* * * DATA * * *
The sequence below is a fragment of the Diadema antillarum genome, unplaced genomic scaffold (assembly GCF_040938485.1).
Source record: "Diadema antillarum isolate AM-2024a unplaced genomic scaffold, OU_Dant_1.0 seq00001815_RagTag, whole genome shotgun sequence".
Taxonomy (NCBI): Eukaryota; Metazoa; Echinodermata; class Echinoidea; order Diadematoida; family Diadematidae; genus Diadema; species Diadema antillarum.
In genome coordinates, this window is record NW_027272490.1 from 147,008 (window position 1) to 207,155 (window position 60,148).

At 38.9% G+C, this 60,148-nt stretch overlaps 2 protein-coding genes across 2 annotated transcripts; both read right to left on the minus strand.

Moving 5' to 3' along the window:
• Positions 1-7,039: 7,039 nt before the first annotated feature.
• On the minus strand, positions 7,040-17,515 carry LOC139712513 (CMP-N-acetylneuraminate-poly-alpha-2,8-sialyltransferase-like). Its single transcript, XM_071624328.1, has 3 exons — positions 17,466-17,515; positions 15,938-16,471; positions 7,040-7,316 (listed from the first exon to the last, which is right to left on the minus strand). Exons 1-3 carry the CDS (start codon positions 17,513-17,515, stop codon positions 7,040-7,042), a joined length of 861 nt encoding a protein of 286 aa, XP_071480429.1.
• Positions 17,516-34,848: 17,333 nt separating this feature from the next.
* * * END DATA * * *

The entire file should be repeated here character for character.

The sequence below is a fragment of the Diadema antillarum genome, unplaced genomic scaffold (assembly GCF_040938485.1).
Source record: "Diadema antillarum isolate AM-2024a unplaced genomic scaffold, OU_Dant_1.0 seq00001815_RagTag, whole genome shotgun sequence".
Taxonomy (NCBI): Eukaryota; Metazoa; Echinodermata; class Echinoidea; order Diadematoida; family Diadematidae; genus Diadema; species Diadema antillarum.
In genome coordinates, this window is record NW_027272490.1 from 147,008 (window position 1) to 207,155 (window position 60,148).

At 38.9% G+C, this 60,148-nt stretch overlaps 2 protein-coding genes across 2 annotated transcripts; both read right to left on the minus strand.

Moving 5' to 3' along the window:
• Positions 1-7,039: 7,039 nt before the first annotated feature.
• On the minus strand, positions 7,040-17,515 carry LOC139712513 (CMP-N-acetylneuraminate-poly-alpha-2,8-sialyltransferase-like). Its single transcript, XM_071624328.1, has 3 exons — positions 17,466-17,515; positions 15,938-16,471; positions 7,040-7,316 (listed from the first exon to the last, which is right to left on the minus strand). Exons 1-3 carry the CDS (start codon positions 17,513-17,515, stop codon positions 7,040-7,042), a joined length of 861 nt encoding a protein of 286 aa, XP_071480429.1.
• Positions 17,516-34,848: 17,333 nt separating this feature from the next.